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Papatoetoe West School's Journey in the Adopt-a-Park Initiative at Kohuora Park



Since Papatoetoe West School adopted Kohuora Park in May 2021, they have embarked on a remarkable journey, intertwining education with environmental stewardship through the Adopt-a-Park programme. This initiative, celebrated with an assembly and a blessing at Kohuora Park, has not only fostered a connection with nature but also instilled a sense of responsibility in the young minds of its students.


"We officially adopted the park in May 2021, marked by an assembly and park blessing," shares Fiona Lamont, a class teacher at Papatoetoe West School.

Each student at Papatoetoe West School actively contributes to this green endeavor. The entire school's curriculum includes learning about Kohuora Park, with the Year 4 team being particularly active in planting, weeding, and mulching. Their dedication is supported by Whitebait Connection, enriching their knowledge of wetlands and climate change. Additionally, the Year 5 & 6 team engages with the Experiencing Marine Reserves programme, focusing on stream health, exemplifying the school's holistic approach to environmental education.





Fiona Lamont highlights the all-encompassing nature of the programme, "The whole school is involved... our inquiry centered around wetlands and in 2022, climate change. So far, it has mainly been the Year 4 team working with the council in various activities like planting, weeding, and mulching."


This year, the focus is on planting. Aligned with their inquiry into weather, rivers, and wetlands, students have been exploring Kohuora Park's rich biodiversity. Upcoming activities include weeding and mulching, involving Aorere Kindergarten, fostering community connections.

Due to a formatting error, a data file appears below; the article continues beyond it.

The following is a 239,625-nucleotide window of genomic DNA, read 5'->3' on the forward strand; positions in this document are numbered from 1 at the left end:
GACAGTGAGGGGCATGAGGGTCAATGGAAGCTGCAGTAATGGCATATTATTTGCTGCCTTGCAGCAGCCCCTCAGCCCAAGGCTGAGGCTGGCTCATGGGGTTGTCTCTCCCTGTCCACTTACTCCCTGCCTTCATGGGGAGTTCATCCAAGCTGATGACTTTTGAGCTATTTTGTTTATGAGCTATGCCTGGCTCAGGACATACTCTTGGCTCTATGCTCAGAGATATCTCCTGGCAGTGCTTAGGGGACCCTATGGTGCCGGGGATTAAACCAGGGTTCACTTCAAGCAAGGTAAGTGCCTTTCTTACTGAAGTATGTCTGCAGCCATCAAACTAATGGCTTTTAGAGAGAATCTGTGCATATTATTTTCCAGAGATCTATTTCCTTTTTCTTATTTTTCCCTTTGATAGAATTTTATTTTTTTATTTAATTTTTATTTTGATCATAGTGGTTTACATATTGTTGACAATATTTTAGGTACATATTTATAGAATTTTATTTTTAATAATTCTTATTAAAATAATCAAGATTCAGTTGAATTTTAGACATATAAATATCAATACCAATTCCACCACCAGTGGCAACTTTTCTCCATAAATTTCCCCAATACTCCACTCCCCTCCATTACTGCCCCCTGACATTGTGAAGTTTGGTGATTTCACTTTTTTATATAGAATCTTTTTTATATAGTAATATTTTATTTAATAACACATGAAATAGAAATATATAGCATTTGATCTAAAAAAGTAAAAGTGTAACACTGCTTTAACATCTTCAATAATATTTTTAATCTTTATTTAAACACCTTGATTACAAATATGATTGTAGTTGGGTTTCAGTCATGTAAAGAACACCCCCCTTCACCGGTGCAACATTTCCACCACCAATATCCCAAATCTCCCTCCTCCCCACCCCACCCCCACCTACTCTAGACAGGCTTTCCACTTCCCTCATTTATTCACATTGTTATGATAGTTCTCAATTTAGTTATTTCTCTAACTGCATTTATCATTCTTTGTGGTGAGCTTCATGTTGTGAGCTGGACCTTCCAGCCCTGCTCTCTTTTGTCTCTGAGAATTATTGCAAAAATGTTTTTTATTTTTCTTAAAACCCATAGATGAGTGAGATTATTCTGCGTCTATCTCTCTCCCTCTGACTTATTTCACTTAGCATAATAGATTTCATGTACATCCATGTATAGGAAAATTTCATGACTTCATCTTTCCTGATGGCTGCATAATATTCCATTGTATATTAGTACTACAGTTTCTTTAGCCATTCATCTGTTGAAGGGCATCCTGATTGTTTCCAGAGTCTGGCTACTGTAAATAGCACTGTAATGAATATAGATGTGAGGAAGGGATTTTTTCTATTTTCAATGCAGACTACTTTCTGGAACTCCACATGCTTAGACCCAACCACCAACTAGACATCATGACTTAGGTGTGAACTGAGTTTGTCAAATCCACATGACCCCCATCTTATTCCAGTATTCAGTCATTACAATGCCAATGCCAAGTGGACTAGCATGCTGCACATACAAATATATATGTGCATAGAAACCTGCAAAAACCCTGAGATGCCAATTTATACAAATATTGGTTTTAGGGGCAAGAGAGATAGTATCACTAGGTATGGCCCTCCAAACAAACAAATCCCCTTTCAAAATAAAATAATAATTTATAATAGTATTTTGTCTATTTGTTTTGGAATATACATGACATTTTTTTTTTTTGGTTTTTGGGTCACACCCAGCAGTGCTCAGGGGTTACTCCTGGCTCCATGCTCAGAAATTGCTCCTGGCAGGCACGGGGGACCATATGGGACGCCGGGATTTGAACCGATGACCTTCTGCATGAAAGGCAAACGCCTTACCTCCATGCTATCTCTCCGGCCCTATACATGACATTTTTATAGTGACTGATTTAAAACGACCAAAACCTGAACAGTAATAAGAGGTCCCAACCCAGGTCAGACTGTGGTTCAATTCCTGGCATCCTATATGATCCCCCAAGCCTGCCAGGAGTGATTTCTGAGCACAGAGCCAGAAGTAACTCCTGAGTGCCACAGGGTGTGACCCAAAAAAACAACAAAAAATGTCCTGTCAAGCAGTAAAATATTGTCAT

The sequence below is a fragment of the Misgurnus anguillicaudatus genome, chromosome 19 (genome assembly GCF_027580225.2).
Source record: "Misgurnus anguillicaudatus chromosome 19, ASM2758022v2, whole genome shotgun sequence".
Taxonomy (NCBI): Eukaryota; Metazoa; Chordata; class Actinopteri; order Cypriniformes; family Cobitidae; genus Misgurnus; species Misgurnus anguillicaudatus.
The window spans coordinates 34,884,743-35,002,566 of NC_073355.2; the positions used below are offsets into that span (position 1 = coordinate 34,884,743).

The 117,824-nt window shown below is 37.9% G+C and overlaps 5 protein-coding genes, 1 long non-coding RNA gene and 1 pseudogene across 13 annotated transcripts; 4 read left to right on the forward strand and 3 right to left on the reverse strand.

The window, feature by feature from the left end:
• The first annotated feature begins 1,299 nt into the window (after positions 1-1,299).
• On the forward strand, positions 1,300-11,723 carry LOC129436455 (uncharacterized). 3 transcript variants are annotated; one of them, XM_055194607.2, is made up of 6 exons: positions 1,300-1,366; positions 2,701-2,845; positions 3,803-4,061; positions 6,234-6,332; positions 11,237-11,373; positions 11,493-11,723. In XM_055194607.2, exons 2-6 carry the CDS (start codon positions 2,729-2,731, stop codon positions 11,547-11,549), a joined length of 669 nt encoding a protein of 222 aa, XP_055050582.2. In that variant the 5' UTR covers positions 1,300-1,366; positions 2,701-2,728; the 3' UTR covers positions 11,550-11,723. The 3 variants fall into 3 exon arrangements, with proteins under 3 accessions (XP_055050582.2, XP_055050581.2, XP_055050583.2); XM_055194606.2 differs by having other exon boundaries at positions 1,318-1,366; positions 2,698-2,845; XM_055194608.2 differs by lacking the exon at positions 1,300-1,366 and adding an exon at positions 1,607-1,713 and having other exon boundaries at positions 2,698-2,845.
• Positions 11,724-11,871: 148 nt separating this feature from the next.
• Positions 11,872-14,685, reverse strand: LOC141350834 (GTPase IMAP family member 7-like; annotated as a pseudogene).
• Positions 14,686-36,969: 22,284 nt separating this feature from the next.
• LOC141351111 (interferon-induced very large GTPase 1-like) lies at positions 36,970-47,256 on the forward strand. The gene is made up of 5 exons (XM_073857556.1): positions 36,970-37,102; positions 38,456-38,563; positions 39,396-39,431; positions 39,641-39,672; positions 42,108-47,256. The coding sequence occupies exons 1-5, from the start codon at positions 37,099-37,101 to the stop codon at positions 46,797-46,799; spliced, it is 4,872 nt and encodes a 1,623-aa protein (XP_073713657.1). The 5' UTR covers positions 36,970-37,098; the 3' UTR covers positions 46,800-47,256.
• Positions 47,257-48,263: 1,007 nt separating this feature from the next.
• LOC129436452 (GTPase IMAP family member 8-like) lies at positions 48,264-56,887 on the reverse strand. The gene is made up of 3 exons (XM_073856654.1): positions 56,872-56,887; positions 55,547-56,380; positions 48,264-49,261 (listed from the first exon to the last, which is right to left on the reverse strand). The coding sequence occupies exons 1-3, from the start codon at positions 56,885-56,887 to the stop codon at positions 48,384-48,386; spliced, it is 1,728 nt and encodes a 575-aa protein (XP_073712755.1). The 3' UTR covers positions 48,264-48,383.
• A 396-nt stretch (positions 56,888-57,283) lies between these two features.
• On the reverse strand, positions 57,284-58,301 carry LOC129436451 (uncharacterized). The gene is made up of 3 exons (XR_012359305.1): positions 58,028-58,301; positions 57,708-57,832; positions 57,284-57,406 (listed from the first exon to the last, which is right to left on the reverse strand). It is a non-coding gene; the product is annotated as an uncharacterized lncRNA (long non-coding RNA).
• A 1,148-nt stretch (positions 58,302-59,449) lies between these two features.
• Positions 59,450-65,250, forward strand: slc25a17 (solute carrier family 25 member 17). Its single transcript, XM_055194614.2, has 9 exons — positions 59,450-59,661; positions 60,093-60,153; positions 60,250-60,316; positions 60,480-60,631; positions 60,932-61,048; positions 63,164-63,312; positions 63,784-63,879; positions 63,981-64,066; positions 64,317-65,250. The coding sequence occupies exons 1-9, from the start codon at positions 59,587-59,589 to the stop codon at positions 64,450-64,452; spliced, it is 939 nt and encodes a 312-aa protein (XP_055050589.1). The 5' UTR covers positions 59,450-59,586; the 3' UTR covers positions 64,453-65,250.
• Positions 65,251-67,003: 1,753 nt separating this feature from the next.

Since the school's involvement, notable improvements in the park are evident, such as increased plant life and eels in the stream. The school is also establishing a record-keeping system for observations to track biodiversity trends.


The pandemic lockdowns didn't dampen the students' enthusiasm. They actively shared photos of birds spotted during park visits, integrating their learning with real-life observations. Engaging in plant exploration and birdwatching has been both educational and engaging.


Fiona Lamont recalls, "During the 2021 lockdowns, the children were very engaged online. They excitedly shared photos of birds they spotted on family walks in the park."



The adoption of Kohuora Park has been seamlessly integrated into the school's curriculum, achieving significant educational outcomes. From understanding biodiversity to recognizing the role of wetlands in handling extreme weather, the students are gaining invaluable knowledge and skills.


As the school community evolves, the next step is to renew and strengthen the school-wide commitment to Kohuora Park, ensuring the ethos of kaitiaki (guardianship) continues to thrive among new students, reinforcing the school's role as a caretaker of nature.


The journey of Papatoetoe West School with Kohuora Park exemplifies more than an educational initiative; it's a testament to community power and the significance of nurturing our connection with nature.


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